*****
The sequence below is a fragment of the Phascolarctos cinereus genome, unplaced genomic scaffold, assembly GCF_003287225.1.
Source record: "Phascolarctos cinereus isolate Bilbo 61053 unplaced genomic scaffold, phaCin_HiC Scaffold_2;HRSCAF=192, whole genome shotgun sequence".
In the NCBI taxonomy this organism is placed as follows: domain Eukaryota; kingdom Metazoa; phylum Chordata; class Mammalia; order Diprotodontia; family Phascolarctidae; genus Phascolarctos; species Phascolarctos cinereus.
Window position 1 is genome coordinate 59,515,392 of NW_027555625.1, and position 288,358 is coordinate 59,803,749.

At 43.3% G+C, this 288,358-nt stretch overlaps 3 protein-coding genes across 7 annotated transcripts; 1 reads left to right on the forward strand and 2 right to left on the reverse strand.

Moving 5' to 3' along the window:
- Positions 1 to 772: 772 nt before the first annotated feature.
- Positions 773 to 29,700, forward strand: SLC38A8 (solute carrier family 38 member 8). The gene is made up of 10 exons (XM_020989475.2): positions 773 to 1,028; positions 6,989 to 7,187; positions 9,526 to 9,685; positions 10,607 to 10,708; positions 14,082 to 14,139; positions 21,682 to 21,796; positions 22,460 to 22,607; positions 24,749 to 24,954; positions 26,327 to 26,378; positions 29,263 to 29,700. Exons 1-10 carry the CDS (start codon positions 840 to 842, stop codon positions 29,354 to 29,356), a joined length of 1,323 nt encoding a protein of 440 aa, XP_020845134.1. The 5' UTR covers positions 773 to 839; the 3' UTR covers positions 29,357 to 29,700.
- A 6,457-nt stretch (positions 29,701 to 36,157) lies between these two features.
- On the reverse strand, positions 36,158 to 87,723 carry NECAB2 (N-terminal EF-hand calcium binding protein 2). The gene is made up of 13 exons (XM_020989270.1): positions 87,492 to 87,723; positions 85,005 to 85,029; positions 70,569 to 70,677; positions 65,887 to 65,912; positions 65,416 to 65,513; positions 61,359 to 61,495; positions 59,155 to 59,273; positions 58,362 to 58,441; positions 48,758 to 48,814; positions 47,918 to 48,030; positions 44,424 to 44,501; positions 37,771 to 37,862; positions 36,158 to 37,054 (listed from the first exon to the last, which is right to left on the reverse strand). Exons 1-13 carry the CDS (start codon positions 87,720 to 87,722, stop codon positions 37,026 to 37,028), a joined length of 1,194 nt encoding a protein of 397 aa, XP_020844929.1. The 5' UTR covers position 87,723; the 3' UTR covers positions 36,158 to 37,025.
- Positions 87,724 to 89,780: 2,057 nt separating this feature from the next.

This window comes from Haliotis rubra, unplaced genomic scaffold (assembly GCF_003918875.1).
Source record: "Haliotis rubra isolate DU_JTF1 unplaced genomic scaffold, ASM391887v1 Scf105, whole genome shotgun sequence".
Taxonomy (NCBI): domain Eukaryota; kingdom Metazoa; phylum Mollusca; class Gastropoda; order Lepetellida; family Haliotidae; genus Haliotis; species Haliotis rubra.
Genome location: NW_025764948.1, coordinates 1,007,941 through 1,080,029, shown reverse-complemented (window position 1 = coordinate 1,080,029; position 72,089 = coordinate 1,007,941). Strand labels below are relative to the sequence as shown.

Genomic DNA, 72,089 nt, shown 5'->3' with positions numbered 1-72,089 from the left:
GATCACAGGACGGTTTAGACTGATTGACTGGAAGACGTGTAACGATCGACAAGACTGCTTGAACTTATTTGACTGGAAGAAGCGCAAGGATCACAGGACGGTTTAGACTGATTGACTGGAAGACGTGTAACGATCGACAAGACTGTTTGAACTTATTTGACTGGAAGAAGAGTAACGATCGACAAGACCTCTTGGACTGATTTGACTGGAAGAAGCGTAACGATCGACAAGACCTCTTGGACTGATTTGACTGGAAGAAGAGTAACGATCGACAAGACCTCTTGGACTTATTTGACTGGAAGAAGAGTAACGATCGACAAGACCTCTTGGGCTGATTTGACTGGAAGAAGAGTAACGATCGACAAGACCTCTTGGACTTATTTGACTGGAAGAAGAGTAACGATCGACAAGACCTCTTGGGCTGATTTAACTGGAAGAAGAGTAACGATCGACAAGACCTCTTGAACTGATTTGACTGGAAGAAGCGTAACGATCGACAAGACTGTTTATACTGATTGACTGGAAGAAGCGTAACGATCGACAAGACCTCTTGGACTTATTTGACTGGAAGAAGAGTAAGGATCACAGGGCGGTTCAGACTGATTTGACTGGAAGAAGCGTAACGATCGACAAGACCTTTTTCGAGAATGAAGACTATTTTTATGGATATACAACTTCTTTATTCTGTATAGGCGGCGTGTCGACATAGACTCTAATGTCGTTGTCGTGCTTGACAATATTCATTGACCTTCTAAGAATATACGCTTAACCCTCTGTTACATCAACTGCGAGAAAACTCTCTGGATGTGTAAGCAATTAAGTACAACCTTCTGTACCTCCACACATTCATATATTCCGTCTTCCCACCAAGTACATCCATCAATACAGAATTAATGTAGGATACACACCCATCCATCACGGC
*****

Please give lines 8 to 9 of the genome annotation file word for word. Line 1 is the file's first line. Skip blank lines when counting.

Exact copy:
- Positions 773 to 29,700, forward strand: SLC38A8 (solute carrier family 38 member 8). The gene is made up of 10 exons (XM_020989475.2): positions 773 to 1,028; positions 6,989 to 7,187; positions 9,526 to 9,685; positions 10,607 to 10,708; positions 14,082 to 14,139; positions 21,682 to 21,796; positions 22,460 to 22,607; positions 24,749 to 24,954; positions 26,327 to 26,378; positions 29,263 to 29,700. Exons 1-10 carry the CDS (start codon positions 840 to 842, stop codon positions 29,354 to 29,356), a joined length of 1,323 nt encoding a protein of 440 aa, XP_020845134.1. The 5' UTR covers positions 773 to 839; the 3' UTR covers positions 29,357 to 29,700.
- A 6,457-nt stretch (positions 29,701 to 36,157) lies between these two features.